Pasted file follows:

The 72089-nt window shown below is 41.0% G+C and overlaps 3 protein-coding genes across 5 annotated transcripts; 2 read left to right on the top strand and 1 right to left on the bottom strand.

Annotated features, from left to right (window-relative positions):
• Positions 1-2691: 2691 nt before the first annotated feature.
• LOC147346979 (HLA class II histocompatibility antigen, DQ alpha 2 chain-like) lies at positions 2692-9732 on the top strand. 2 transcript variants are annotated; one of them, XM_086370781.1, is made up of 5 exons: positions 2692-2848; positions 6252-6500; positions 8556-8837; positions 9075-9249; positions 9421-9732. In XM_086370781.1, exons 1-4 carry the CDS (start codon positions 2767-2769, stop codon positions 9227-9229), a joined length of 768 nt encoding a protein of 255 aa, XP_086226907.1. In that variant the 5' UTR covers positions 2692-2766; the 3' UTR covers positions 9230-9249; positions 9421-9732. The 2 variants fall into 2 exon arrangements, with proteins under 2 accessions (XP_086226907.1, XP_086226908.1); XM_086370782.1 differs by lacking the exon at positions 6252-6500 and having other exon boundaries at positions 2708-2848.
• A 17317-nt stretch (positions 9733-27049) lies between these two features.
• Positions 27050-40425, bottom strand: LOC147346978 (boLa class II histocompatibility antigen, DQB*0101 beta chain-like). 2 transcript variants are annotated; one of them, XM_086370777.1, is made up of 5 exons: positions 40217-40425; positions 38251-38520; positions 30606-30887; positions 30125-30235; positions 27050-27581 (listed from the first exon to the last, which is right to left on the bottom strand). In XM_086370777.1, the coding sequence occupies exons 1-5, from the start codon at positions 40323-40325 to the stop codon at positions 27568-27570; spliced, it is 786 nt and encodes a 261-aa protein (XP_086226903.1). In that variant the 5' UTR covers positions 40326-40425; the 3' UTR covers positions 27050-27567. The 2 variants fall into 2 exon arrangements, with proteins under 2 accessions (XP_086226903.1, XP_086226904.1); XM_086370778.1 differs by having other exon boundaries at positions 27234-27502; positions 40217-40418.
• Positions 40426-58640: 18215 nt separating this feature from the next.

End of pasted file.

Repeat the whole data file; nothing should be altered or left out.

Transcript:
The 72089-nt window shown below is 41.0% G+C and overlaps 3 protein-coding genes across 5 annotated transcripts; 2 read left to right on the top strand and 1 right to left on the bottom strand.

Annotated features, from left to right (window-relative positions):
• Positions 1-2691: 2691 nt before the first annotated feature.
• LOC147346979 (HLA class II histocompatibility antigen, DQ alpha 2 chain-like) lies at positions 2692-9732 on the top strand. 2 transcript variants are annotated; one of them, XM_086370781.1, is made up of 5 exons: positions 2692-2848; positions 6252-6500; positions 8556-8837; positions 9075-9249; positions 9421-9732. In XM_086370781.1, exons 1-4 carry the CDS (start codon positions 2767-2769, stop codon positions 9227-9229), a joined length of 768 nt encoding a protein of 255 aa, XP_086226907.1. In that variant the 5' UTR covers positions 2692-2766; the 3' UTR covers positions 9230-9249; positions 9421-9732. The 2 variants fall into 2 exon arrangements, with proteins under 2 accessions (XP_086226907.1, XP_086226908.1); XM_086370782.1 differs by lacking the exon at positions 6252-6500 and having other exon boundaries at positions 2708-2848.
• A 17317-nt stretch (positions 9733-27049) lies between these two features.
• Positions 27050-40425, bottom strand: LOC147346978 (boLa class II histocompatibility antigen, DQB*0101 beta chain-like). 2 transcript variants are annotated; one of them, XM_086370777.1, is made up of 5 exons: positions 40217-40425; positions 38251-38520; positions 30606-30887; positions 30125-30235; positions 27050-27581 (listed from the first exon to the last, which is right to left on the bottom strand). In XM_086370777.1, the coding sequence occupies exons 1-5, from the start codon at positions 40323-40325 to the stop codon at positions 27568-27570; spliced, it is 786 nt and encodes a 261-aa protein (XP_086226903.1). In that variant the 5' UTR covers positions 40326-40425; the 3' UTR covers positions 27050-27567. The 2 variants fall into 2 exon arrangements, with proteins under 2 accessions (XP_086226903.1, XP_086226904.1); XM_086370778.1 differs by having other exon boundaries at positions 27234-27502; positions 40217-40418.
• Positions 40426-58640: 18215 nt separating this feature from the next.